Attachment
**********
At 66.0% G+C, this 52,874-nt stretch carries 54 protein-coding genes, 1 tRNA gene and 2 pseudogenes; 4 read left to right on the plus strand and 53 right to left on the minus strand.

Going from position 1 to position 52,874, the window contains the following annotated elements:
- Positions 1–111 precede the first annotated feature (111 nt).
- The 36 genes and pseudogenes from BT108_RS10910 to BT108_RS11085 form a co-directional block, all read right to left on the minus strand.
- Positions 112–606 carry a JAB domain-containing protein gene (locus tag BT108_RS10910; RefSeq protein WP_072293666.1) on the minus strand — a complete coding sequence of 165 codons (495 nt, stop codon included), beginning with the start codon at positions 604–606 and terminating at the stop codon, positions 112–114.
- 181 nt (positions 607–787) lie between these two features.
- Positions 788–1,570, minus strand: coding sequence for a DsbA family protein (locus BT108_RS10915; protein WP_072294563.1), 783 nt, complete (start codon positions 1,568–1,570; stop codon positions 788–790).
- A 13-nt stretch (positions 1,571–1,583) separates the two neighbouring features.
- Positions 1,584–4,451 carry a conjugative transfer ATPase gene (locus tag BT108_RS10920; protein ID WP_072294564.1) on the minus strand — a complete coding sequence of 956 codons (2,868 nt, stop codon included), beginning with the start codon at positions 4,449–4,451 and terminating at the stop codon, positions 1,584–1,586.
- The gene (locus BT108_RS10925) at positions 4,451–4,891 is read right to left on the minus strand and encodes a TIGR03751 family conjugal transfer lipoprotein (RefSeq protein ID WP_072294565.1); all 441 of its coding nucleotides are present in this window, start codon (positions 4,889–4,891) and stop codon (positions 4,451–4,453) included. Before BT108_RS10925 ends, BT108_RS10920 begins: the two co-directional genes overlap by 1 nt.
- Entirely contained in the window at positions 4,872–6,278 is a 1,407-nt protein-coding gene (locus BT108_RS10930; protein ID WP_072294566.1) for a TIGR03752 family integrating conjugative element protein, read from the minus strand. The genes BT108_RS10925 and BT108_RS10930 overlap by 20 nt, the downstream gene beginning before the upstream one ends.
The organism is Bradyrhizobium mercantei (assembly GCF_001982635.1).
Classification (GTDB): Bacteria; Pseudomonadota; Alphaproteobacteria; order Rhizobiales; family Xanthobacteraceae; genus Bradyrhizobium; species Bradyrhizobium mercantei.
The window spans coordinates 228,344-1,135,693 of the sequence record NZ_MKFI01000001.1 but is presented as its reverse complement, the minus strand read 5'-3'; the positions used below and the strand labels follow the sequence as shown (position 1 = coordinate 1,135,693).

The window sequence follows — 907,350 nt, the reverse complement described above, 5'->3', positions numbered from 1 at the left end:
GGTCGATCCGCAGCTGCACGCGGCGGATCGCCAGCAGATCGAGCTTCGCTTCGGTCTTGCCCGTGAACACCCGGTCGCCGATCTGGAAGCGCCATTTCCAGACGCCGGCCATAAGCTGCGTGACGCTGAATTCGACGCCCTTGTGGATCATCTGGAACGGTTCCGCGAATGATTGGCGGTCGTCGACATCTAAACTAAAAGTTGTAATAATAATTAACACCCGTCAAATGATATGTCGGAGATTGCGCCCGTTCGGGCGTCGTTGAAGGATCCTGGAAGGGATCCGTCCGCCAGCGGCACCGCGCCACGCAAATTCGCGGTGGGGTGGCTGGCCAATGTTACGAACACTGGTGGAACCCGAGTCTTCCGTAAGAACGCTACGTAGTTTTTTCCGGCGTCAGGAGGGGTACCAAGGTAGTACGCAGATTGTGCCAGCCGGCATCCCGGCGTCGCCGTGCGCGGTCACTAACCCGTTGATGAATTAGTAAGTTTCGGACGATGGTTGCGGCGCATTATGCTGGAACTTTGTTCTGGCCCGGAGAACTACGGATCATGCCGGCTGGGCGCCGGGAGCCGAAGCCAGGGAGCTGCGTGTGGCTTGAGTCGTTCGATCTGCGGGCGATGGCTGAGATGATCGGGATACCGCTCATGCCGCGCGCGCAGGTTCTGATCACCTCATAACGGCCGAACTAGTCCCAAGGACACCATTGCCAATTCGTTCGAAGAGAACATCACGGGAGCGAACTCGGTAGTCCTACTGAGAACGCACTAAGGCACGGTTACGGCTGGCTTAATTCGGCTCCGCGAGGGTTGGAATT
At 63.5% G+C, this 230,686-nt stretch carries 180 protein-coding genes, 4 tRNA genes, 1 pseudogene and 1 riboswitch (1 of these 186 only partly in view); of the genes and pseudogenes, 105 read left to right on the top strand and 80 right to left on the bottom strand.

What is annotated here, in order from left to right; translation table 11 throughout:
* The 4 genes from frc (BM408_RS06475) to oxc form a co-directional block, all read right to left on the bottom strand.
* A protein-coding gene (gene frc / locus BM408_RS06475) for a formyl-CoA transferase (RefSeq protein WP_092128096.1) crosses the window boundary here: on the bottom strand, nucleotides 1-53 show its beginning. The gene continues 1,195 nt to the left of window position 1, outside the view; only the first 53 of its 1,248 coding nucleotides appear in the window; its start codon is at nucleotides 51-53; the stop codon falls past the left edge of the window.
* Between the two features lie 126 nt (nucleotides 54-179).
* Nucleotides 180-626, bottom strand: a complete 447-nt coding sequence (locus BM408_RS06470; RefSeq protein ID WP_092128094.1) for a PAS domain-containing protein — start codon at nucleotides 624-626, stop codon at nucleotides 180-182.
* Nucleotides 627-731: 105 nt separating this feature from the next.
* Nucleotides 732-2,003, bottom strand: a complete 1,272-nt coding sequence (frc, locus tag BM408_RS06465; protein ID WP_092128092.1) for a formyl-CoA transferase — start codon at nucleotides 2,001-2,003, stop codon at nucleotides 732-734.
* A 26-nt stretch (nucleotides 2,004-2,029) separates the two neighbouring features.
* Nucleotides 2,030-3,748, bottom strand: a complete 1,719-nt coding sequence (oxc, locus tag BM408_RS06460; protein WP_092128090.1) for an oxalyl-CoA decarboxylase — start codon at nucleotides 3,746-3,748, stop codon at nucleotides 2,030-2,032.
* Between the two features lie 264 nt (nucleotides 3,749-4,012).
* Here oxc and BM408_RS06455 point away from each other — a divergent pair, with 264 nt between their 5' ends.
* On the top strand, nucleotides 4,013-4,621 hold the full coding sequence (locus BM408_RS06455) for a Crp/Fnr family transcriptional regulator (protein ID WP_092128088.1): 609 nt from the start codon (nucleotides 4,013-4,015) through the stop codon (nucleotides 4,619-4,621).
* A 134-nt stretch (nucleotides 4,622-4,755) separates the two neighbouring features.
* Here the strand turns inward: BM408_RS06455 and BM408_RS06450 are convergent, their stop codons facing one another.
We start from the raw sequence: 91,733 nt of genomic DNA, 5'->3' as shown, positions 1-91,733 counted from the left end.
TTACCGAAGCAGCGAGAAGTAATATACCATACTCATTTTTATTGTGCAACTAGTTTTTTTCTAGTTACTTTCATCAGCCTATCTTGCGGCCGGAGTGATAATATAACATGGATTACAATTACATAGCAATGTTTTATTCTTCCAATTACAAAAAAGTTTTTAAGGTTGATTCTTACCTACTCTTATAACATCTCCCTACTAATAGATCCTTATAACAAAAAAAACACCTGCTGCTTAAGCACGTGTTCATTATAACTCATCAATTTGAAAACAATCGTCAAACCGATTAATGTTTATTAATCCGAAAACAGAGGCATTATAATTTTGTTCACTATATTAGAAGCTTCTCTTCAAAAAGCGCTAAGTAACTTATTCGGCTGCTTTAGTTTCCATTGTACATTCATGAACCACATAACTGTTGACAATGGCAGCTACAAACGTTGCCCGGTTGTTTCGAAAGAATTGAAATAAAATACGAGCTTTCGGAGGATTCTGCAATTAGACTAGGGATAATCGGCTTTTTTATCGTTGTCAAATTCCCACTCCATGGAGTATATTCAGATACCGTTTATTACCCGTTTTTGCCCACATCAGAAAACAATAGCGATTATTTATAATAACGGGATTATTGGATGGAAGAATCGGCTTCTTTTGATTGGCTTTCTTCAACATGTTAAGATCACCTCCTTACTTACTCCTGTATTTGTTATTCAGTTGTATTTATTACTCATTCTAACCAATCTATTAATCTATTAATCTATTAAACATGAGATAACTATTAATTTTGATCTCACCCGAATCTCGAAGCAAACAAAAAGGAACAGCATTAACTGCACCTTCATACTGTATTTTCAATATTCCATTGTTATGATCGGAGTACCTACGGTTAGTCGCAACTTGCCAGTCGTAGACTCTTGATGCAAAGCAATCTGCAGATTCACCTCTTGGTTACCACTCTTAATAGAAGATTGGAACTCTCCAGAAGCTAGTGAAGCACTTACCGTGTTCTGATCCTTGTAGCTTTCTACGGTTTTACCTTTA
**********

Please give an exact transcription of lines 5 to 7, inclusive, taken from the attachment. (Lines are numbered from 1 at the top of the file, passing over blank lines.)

- Positions 112–606 carry a JAB domain-containing protein gene (locus tag BT108_RS10910; RefSeq protein WP_072293666.1) on the minus strand — a complete coding sequence of 165 codons (495 nt, stop codon included), beginning with the start codon at positions 604–606 and terminating at the stop codon, positions 112–114.
- 181 nt (positions 607–787) lie between these two features.
- Positions 788–1,570, minus strand: coding sequence for a DsbA family protein (locus BT108_RS10915; protein WP_072294563.1), 783 nt, complete (start codon positions 1,568–1,570; stop codon positions 788–790).